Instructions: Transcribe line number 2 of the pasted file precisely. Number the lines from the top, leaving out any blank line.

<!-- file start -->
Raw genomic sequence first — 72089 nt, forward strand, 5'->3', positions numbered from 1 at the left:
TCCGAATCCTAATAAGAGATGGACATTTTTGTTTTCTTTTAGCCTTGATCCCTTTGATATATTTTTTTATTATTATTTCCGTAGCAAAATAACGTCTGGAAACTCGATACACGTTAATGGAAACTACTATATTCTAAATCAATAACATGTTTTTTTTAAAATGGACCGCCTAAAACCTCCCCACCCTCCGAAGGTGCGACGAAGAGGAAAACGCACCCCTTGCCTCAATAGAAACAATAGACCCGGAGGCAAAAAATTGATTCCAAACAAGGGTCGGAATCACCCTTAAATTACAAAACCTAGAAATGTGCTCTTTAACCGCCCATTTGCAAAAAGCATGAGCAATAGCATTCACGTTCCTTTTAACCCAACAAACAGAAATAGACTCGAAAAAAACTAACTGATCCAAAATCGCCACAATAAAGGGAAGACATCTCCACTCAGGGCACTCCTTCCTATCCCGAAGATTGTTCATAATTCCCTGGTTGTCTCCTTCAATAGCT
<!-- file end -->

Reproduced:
TCCGAATCCTAATAAGAGATGGACATTTTTGTTTTCTTTTAGCCTTGATCCCTTTGATATATTTTTTTATTATTATTTCCGTAGCAAAATAACGTCTGGAAACTCGATACACGTTAATGGAAACTACTATATTCTAAATCAATAACATGTTTTTTTTAAAATGGACCGCCTAAAACCTCCCCACCCTCCGAAGGTGCGACGAAGAGGAAAACGCACCCCTTGCCTCAATAGAAACAATAGACCCGGAGGCAAAAAATTGATTCCAAACAAGGGTCGGAATCACCCTTAAATTACAAAACCTAGAAATGTGCTCTTTAACCGCCCATTTGCAAAAAGCATGAGCAATAGCATTCACGTTCCTTTTAACCCAACAAACAGAAATAGACTCGAAAAAAACTAACTGATCCAAAATCGCCACAATAAAGGGAAGACATCTCCACTCAGGGCACTCCTTCCTATCCCGAAGATTGTTCATAATTCCCTGGTTGTCTCCTTCAATAGCT